Well produced content assets have a longer lifespan and could have the potential to attract sustainable amounts of traffic and sales for years to come.

5) Better conversions

On top of its longevity, content is reported to deliver 3 X more leads and content marketing shown to cost 62% less than traditional marketing. See source and more content marketing stats here.

When executed effectively, your content marketing asset should become an investment that keeps on delivering returns.

Now, if I’ve successfully convinced you about the advantages of content marketing, you may start to wonder how you can execute your own content marketing campaign.

So, let’s talk about:

How to craft your content marketing plan

Content marketing isn’t just about hitting publish on a random piece of content. Like any marketing campaign, there should be a well defined goal, process and desired outcome.

P.S. I am assuming that your budget has been predetermined.

We’ll dive into the 7 steps to crafting your content marketing plan in this section. In a nutshell, they are:

  1. Establish your objective
  2. Identify your audience
  3. Craft your marketing game plan
  4. Brainstorm content topics
  5. Execute
  6. Evaluate your performance
  7. Improve

So, before you get all excited about creating viral content, let’s take a step back and…

1) Establish your content marketing objective

This will be the beacon guiding your content marketing campaign.

Your content marketing objective will allow you to identify the type of content you should be creating, the audience you’ll be reaching out to, your call to action, the success metrics that you’ll be tracking and more.

Some common content marketing objectives include:

  • Brand awareness
  • Authority building
  • Lead Generation
  • Sales Conversion

Once you’ve established your marketing objective, determine 1 – 3 success indicators for your campaign.

For example, in a lead generation campaign, you may want to use the number of leads and cost per lead as success indicators.

Alternatively, in a brand awareness campaign, the number of brand mentions could be a measurable success indicator for your team.

Remember to determine and use realistic goals and success indicators at this stage. You may need to carry out research to determine what’s realistic for your campaign.

2) Identify your audience

Nope, we’re not going into the whole shenanigans of crafting your customer avatar or target audience persona here.

However, you’ll need to identify who you’ll be creating content for, based on the objective of your content marketing campaign.

For example, an ideal audience for a brand awareness campaign would likely be someone in your potential customer group who has never heard of your brand.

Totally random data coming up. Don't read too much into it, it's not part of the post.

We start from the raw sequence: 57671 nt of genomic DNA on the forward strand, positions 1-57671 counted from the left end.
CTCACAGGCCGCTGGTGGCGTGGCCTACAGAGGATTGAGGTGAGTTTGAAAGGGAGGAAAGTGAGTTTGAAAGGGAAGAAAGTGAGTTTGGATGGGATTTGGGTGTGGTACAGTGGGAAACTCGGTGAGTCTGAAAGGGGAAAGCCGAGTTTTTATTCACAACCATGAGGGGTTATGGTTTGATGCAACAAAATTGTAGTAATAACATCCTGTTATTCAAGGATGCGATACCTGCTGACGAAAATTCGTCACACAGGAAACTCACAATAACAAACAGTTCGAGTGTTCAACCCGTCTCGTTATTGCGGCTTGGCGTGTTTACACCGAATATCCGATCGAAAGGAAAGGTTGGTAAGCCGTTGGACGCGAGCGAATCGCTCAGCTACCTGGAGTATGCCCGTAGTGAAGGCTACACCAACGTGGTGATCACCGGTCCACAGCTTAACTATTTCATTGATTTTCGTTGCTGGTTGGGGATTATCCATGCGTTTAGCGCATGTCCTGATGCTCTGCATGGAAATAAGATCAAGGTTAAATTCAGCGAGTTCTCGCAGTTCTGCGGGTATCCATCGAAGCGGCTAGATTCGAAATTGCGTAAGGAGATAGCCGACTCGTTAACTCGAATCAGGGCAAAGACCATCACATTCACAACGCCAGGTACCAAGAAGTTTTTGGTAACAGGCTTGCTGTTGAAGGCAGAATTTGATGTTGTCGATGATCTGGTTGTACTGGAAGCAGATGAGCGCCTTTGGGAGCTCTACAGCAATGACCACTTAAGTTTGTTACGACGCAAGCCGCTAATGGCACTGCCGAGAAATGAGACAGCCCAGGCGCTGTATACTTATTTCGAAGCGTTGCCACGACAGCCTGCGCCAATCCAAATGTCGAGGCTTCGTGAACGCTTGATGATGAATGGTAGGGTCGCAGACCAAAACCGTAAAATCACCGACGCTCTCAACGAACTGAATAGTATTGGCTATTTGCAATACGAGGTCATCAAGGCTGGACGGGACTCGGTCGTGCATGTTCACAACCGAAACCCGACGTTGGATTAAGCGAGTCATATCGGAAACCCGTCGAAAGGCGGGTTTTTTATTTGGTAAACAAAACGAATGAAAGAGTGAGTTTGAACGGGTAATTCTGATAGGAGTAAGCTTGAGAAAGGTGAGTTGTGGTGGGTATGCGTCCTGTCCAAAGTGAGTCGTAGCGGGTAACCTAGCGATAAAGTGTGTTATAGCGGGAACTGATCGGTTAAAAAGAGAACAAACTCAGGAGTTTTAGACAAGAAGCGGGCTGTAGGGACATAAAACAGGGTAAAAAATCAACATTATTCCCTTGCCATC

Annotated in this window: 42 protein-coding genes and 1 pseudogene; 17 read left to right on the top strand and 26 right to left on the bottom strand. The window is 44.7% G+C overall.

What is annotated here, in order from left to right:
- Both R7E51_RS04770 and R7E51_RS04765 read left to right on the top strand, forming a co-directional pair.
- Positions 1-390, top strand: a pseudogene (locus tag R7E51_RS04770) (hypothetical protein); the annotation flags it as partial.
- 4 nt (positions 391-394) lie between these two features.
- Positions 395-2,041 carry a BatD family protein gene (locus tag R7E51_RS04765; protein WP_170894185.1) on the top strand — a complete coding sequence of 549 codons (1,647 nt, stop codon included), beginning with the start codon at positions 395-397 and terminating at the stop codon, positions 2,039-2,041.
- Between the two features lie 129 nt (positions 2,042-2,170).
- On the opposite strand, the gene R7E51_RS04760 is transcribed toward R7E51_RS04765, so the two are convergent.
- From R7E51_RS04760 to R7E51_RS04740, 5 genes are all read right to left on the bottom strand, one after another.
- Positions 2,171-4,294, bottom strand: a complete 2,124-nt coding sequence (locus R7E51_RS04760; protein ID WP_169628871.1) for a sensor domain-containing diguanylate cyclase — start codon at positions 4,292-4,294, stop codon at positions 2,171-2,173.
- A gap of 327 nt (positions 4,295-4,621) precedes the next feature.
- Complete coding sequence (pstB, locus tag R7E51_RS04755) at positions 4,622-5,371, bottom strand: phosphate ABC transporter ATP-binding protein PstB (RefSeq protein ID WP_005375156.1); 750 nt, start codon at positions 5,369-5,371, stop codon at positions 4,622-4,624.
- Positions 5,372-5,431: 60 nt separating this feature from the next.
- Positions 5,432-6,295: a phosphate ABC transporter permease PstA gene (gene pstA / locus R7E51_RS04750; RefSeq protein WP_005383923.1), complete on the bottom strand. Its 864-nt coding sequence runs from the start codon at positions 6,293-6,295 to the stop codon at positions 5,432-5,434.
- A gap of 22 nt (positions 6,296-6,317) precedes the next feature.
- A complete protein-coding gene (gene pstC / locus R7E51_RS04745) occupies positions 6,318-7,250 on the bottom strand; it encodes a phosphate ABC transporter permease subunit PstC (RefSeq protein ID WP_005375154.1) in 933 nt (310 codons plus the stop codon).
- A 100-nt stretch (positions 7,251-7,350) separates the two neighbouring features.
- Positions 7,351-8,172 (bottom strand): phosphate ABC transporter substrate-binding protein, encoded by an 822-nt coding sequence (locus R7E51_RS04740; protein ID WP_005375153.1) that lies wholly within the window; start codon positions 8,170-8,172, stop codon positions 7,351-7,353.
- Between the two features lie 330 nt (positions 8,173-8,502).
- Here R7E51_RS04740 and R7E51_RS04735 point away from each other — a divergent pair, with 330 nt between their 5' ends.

Or, an ideal audience for a sales conversion campaign could be someone who has an immediate need for your service or is currently looking to buy your product.

Your Customer Journey

Understanding your customer’s journey allows you to pinpoint the type of content that they may be receptive to.

You’ll need to carry out some research at this point to understand your audience better. Your existing group of customers is a good place to start from.

What to take note of when trying to understand your audience

I’ve found that effective content tends to address the following:

Your target audience’s pain points

Ask these questions: 

  • What is the main issue they’re looking to solve?
  • How do they seek answers?

Knowing how your audience would phrase their questions helps tremendously as well. You should be able to pick up such information in online forums or QnA platforms.

Your target audience’s consumption behavior

Ask these questions: 

  • Where do they get information from?
  • Who they trust for information?
  • How do they consume information?

Answers to these questions gives you key insights that will guide your content marketing strategy.

3) Craft your marketing game plan

Armed with your research, you can start to plan your marketing strategy.

Here, you’ll need to identify the following:

  • Where should your content be published?
  • Where should your content be shared? (eg. are there active forums or relevant Facebook groups?)
  • Are there ‘influencers’ or ‘key person of influence’ whom you can work with to increase the reach of your content (within your budget)?
  • Are there suitable platforms that allow you to pay for additional reach?
  • Are there business partners who could benefit if they help share your content with their audience?

Strategise your game plan, identify key people whom you should speak to and the platforms on which your content should be on.